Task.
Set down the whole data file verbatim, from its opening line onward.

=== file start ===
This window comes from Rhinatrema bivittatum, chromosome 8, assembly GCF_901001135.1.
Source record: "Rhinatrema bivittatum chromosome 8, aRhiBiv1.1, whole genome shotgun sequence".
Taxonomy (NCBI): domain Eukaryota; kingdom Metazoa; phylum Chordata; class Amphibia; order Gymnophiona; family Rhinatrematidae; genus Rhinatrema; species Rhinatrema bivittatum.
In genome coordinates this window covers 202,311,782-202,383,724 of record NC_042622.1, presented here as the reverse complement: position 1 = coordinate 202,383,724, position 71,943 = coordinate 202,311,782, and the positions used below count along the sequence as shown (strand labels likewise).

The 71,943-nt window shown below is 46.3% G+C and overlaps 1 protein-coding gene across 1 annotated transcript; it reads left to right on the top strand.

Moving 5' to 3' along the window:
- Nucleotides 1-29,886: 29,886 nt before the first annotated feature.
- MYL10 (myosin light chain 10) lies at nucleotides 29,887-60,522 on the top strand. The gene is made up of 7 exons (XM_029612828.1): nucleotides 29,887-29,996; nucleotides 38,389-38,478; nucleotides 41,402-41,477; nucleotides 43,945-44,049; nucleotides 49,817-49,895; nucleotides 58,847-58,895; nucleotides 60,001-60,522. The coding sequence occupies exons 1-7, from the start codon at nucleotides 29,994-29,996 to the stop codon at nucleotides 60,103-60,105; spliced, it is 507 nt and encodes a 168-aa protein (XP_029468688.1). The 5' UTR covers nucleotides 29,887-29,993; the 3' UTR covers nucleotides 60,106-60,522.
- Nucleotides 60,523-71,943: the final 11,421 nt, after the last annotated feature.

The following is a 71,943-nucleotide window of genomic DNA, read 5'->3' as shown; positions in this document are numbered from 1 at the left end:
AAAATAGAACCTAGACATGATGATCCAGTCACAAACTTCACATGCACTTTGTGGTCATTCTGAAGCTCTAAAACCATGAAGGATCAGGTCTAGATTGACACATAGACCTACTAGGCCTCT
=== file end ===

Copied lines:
This window comes from Rhinatrema bivittatum, chromosome 8, assembly GCF_901001135.1.
Source record: "Rhinatrema bivittatum chromosome 8, aRhiBiv1.1, whole genome shotgun sequence".
Taxonomy (NCBI): domain Eukaryota; kingdom Metazoa; phylum Chordata; class Amphibia; order Gymnophiona; family Rhinatrematidae; genus Rhinatrema; species Rhinatrema bivittatum.
In genome coordinates this window covers 202,311,782-202,383,724 of record NC_042622.1, presented here as the reverse complement: position 1 = coordinate 202,383,724, position 71,943 = coordinate 202,311,782, and the positions used below count along the sequence as shown (strand labels likewise).

The 71,943-nt window shown below is 46.3% G+C and overlaps 1 protein-coding gene across 1 annotated transcript; it reads left to right on the top strand.

Moving 5' to 3' along the window:
- Nucleotides 1-29,886: 29,886 nt before the first annotated feature.
- MYL10 (myosin light chain 10) lies at nucleotides 29,887-60,522 on the top strand. The gene is made up of 7 exons (XM_029612828.1): nucleotides 29,887-29,996; nucleotides 38,389-38,478; nucleotides 41,402-41,477; nucleotides 43,945-44,049; nucleotides 49,817-49,895; nucleotides 58,847-58,895; nucleotides 60,001-60,522. The coding sequence occupies exons 1-7, from the start codon at nucleotides 29,994-29,996 to the stop codon at nucleotides 60,103-60,105; spliced, it is 507 nt and encodes a 168-aa protein (XP_029468688.1). The 5' UTR covers nucleotides 29,887-29,993; the 3' UTR covers nucleotides 60,106-60,522.
- Nucleotides 60,523-71,943: the final 11,421 nt, after the last annotated feature.

The following is a 71,943-nucleotide window of genomic DNA, read 5'->3' as shown; positions in this document are numbered from 1 at the left end:
AAAATAGAACCTAGACATGATGATCCAGTCACAAACTTCACATGCACTTTGTGGTCATTCTGAAGCTCTAAAACCATGAAGGATCAGGTCTAGATTGACACATAGACCTACTAGGCCTCT